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RE: [css-selectors] Selecting non-element nodes

From: François REMY <francois.remy.dev@outlook.com>
Date: Fri, 26 Jul 2013 19:50:36 +0200
Message-ID: <DUB120-W33E355E2C7A61AE26DCB09A56A0@phx.gbl>
To: Simon Sapin <simon.sapin@exyr.org>
CC: "www-style@w3.org" <www-style@w3.org>
> Assuming we treat comments as text that default do 'display: none', what
> does it mean to apply properties to a doctype or a processing instruction?

Display them as a text node? They're similar to text nodes, they have a node value. When they're displayed, their node value has to be displayed as text content.




>> If the DOM had one text node per letter, so let it be. [...]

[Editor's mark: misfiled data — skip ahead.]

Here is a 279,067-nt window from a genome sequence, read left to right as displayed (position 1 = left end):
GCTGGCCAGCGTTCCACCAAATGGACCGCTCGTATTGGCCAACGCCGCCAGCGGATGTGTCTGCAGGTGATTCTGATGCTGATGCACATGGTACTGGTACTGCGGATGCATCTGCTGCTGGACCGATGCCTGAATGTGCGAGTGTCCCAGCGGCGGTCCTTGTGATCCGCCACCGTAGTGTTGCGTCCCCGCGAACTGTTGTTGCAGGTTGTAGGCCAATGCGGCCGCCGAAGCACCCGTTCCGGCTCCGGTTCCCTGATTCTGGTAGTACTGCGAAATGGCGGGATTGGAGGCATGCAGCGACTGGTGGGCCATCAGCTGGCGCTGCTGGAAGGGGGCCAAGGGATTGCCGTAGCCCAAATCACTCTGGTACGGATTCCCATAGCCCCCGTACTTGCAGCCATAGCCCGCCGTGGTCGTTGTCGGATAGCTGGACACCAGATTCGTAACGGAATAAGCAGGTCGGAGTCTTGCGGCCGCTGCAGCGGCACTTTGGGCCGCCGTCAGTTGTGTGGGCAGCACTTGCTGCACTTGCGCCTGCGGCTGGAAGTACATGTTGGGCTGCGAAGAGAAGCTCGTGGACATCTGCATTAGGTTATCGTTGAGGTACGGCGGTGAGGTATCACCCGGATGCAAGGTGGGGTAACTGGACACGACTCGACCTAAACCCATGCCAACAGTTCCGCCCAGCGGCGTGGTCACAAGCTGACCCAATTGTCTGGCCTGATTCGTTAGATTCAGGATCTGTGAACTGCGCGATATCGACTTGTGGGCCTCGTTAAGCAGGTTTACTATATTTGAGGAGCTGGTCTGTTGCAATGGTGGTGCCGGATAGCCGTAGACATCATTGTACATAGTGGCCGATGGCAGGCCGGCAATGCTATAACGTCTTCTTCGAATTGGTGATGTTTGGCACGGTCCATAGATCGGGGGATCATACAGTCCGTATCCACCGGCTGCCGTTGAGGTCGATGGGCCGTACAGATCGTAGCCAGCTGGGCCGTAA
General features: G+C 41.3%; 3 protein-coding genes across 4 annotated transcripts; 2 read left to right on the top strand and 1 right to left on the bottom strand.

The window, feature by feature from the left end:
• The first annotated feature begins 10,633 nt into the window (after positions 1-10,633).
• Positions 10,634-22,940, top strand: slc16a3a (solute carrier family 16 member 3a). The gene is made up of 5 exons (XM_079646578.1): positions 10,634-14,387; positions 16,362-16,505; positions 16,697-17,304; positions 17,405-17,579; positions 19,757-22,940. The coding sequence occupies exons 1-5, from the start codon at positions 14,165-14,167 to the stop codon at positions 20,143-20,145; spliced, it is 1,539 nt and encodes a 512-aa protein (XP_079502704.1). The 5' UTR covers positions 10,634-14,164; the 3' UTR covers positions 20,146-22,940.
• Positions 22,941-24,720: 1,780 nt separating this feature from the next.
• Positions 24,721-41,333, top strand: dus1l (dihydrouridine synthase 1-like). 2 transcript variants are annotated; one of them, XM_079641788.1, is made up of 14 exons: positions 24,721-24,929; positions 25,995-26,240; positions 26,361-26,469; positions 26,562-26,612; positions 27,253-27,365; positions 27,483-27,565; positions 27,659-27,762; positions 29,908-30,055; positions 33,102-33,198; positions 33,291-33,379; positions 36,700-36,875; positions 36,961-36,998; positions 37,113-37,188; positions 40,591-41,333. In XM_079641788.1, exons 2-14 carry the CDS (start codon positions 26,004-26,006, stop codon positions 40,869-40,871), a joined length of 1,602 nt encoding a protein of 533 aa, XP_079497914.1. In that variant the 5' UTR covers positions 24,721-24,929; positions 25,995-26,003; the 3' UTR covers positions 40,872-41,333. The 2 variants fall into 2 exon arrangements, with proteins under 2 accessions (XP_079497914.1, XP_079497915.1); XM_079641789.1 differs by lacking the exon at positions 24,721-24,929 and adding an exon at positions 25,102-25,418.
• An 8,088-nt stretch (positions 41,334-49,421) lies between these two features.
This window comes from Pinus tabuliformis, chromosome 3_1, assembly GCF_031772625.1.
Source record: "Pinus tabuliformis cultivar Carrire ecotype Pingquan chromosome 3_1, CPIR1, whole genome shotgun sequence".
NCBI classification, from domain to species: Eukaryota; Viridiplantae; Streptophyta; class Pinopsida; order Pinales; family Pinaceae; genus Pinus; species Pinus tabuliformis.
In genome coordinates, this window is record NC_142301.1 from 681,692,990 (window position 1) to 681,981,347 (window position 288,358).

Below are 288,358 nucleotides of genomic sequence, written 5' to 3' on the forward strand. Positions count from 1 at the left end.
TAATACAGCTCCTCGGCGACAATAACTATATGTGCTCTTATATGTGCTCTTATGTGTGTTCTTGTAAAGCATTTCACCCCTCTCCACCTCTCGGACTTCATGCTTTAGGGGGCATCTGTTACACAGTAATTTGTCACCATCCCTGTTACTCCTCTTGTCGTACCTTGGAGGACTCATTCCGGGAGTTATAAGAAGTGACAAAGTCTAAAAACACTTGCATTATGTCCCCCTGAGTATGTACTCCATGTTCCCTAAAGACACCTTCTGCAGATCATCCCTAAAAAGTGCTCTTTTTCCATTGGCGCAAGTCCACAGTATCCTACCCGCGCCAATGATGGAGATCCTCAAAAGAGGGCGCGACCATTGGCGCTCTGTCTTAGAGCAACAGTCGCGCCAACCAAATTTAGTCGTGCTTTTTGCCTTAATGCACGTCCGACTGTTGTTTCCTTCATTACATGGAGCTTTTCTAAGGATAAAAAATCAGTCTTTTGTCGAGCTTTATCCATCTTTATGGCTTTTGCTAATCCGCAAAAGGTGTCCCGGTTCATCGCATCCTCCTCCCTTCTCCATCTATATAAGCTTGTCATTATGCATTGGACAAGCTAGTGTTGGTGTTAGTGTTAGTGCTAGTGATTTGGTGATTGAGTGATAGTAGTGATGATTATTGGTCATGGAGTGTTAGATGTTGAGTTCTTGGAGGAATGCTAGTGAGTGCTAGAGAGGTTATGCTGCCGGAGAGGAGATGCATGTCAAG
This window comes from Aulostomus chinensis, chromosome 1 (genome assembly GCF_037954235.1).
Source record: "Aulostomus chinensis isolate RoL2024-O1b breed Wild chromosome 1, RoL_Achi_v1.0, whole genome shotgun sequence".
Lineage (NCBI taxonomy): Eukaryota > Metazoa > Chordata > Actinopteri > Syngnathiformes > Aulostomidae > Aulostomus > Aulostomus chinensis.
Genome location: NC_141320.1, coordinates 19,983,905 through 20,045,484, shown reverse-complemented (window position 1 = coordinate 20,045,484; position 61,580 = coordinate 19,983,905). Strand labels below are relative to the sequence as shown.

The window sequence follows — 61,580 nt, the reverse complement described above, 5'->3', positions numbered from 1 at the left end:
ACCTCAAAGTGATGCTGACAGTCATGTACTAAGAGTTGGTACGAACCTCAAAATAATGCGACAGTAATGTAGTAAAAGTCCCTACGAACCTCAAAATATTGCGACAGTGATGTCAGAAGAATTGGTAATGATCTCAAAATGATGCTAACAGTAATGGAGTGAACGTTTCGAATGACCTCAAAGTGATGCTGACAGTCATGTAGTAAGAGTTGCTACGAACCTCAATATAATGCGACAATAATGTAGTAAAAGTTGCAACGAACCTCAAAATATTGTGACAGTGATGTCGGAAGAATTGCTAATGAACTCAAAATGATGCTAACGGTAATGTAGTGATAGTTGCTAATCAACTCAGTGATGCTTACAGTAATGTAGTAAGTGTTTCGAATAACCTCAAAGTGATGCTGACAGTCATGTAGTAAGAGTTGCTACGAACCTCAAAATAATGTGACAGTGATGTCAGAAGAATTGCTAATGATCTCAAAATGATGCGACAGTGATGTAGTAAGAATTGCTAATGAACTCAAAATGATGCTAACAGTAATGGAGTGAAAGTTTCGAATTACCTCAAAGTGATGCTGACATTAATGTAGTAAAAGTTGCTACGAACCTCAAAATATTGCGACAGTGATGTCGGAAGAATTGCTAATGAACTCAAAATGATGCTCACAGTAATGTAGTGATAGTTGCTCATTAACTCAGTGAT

>>
>> However, what it means from the layout perspective is that you can
>> target an annonymous box that wraps the text nodes or comments node.
>
> This is a very important point! It means that you’re not selecting
> individual nodes, but a new concept that has to be defined. How does
> this wrapping work? Take the largest possible sequences of nodes with
> the same type?

Nope. I'm selecting nodes exactly the way the DOM on which CSS is applied define them. No transformation applied. I don't think anybody want to select "merged" content, and if they want they would have to consult the HTML spec to see how they can achieve that. Selectors always ends up selecting one node of the DOM tree {and I don't want to change that}, it just happen that until now this node always was an element {and I would like to lift that restriction}. 		 	   		  
Received on Friday, 26 July 2013 17:51:04 UTC

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